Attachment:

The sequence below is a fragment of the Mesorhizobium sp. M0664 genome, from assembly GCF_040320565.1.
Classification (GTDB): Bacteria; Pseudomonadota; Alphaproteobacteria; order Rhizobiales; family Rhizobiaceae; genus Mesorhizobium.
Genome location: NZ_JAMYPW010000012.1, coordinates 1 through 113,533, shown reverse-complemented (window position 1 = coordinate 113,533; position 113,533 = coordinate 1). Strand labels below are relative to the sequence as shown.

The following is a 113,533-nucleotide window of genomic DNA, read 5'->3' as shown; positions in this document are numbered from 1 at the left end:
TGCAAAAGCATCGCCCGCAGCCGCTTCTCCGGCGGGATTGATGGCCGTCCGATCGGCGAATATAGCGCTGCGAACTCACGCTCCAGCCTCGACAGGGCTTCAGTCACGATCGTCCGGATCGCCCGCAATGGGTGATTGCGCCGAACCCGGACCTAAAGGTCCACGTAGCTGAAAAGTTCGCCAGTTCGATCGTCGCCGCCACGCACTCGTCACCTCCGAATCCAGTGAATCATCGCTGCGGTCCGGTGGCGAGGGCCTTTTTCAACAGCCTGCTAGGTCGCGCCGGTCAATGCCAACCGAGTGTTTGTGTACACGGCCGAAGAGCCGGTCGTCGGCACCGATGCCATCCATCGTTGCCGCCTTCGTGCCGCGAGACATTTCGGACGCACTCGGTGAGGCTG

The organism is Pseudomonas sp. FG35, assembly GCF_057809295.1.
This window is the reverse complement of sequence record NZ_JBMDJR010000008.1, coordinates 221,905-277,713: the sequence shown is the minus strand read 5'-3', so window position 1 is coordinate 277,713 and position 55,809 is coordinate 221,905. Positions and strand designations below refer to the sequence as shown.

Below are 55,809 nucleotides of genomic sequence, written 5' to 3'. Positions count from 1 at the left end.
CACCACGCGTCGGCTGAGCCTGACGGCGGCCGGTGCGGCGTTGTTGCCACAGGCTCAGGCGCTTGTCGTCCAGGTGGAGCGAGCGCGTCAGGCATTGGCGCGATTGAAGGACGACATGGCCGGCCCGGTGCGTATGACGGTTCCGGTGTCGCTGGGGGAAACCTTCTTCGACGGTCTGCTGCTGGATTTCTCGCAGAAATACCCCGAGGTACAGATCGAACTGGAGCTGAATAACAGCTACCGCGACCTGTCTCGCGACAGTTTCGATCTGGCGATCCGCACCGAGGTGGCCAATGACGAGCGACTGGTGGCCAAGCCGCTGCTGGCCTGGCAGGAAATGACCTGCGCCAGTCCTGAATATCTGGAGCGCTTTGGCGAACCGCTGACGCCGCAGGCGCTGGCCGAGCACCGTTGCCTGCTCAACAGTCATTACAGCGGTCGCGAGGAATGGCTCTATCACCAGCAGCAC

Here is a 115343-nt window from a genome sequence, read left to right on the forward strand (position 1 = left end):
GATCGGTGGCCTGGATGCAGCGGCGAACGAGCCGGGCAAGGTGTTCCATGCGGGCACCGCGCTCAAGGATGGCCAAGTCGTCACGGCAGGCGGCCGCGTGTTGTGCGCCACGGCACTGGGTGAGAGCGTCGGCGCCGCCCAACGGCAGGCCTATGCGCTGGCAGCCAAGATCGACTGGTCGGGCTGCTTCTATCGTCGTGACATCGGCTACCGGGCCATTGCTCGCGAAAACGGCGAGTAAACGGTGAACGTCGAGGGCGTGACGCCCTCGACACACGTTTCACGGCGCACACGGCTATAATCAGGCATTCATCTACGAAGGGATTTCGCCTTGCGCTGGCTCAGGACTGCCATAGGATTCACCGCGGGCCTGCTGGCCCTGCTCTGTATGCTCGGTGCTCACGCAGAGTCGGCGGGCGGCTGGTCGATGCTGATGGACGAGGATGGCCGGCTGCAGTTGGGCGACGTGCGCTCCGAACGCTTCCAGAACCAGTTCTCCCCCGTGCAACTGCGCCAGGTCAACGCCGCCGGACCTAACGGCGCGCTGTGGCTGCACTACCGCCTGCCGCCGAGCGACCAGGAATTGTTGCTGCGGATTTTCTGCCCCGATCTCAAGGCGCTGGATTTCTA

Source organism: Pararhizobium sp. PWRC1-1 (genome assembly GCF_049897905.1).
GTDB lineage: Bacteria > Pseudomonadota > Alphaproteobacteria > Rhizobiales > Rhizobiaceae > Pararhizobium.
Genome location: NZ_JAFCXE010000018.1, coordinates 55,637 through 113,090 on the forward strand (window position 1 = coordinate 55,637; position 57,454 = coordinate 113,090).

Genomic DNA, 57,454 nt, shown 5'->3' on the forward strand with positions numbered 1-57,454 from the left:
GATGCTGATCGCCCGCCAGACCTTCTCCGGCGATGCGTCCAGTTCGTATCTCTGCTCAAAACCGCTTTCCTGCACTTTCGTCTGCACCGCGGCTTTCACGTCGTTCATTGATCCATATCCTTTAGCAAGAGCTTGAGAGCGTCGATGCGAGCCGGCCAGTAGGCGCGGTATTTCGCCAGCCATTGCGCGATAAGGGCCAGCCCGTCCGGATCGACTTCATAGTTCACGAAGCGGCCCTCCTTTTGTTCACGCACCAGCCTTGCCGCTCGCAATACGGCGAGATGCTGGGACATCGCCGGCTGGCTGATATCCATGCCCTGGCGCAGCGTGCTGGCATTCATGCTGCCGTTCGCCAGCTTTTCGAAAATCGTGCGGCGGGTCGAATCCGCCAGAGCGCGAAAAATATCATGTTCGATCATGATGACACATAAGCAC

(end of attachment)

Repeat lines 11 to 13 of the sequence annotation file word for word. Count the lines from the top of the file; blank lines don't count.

GATCGGTGGCCTGGATGCAGCGGCGAACGAGCCGGGCAAGGTGTTCCATGCGGGCACCGCGCTCAAGGATGGCCAAGTCGTCACGGCAGGCGGCCGCGTGTTGTGCGCCACGGCACTGGGTGAGAGCGTCGGCGCCGCCCAACGGCAGGCCTATGCGCTGGCAGCCAAGATCGACTGGTCGGGCTGCTTCTATCGTCGTGACATCGGCTACCGGGCCATTGCTCGCGAAAACGGCGAGTAAACGGTGAACGTCGAGGGCGTGACGCCCTCGACACACGTTTCACGGCGCACACGGCTATAATCAGGCATTCATCTACGAAGGGATTTCGCCTTGCGCTGGCTCAGGACTGCCATAGGATTCACCGCGGGCCTGCTGGCCCTGCTCTGTATGCTCGGTGCTCACGCAGAGTCGGCGGGCGGCTGGTCGATGCTGATGGACGAGGATGGCCGGCTGCAGTTGGGCGACGTGCGCTCCGAACGCTTCCAGAACCAGTTCTCCCCCGTGCAACTGCGCCAGGTCAACGCCGCCGGACCTAACGGCGCGCTGTGGCTGCACTACCGCCTGCCGCCGAGCGACCAGGAATTGTTGCTGCGGATTTTCTGCCCCGATCTCAAGGCGCTGGATTTCTA

Source organism: Pararhizobium sp. PWRC1-1 (genome assembly GCF_049897905.1).
GTDB lineage: Bacteria > Pseudomonadota > Alphaproteobacteria > Rhizobiales > Rhizobiaceae > Pararhizobium.